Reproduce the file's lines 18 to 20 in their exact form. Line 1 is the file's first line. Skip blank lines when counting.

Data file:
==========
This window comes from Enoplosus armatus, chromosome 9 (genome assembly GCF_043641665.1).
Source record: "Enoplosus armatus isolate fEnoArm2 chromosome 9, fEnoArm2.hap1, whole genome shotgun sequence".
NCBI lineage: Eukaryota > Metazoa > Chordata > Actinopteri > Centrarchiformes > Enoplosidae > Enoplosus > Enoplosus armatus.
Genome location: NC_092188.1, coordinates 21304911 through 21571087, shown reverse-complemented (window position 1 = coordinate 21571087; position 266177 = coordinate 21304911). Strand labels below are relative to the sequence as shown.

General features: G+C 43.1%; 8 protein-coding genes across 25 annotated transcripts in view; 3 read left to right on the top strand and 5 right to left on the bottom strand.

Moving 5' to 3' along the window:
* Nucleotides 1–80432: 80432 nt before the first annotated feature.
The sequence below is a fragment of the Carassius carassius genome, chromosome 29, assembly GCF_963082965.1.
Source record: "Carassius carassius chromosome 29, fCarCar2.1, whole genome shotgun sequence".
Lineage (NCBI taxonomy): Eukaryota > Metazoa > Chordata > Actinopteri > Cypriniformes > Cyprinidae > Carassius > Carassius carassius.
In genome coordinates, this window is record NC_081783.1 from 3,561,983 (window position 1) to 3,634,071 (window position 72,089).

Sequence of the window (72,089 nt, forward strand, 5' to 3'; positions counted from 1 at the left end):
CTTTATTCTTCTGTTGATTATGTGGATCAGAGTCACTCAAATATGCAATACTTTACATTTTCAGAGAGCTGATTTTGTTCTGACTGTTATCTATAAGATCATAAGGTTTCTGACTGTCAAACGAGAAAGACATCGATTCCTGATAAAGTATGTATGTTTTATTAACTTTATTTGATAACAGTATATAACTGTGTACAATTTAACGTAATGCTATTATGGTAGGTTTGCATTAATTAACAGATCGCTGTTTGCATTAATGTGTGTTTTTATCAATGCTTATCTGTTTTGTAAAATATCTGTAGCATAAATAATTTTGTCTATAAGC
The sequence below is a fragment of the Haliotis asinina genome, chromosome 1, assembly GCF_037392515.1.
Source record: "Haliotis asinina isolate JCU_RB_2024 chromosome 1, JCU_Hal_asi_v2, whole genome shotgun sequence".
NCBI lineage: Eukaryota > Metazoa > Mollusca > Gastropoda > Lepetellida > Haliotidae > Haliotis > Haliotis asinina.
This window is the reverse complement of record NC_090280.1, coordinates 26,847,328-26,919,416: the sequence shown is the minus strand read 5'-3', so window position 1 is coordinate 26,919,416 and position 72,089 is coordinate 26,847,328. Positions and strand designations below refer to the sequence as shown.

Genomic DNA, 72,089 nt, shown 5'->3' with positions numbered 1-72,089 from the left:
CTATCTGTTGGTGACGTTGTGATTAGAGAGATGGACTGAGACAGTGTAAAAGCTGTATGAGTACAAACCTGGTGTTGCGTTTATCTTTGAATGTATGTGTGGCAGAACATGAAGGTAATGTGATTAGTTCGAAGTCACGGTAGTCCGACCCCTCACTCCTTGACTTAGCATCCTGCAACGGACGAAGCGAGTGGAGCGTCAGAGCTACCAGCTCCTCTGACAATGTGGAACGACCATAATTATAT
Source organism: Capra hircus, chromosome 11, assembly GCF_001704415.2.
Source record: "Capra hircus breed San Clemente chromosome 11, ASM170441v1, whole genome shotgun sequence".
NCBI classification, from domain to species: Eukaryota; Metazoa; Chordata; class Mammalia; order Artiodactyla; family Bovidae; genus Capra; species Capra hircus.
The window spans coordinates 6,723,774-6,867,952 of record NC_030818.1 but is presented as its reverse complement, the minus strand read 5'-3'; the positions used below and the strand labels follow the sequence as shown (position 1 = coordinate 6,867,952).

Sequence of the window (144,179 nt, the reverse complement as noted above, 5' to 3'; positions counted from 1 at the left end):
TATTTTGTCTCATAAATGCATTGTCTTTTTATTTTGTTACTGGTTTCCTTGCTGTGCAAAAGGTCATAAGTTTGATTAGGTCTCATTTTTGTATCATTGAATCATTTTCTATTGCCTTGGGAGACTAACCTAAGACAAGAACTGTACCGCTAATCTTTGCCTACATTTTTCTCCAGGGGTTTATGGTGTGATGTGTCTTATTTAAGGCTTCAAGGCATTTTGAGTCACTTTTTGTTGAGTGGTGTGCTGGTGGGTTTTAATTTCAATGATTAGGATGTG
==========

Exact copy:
Genomic DNA, 72,089 nt, shown 5'->3' with positions numbered 1-72,089 from the left:
CTATCTGTTGGTGACGTTGTGATTAGAGAGATGGACTGAGACAGTGTAAAAGCTGTATGAGTACAAACCTGGTGTTGCGTTTATCTTTGAATGTATGTGTGGCAGAACATGAAGGTAATGTGATTAGTTCGAAGTCACGGTAGTCCGACCCCTCACTCCTTGACTTAGCATCCTGCAACGGACGAAGCGAGTGGAGCGTCAGAGCTACCAGCTCCTCTGACAATGTGGAACGACCATAATTATAT
Source organism: Capra hircus, chromosome 11, assembly GCF_001704415.2.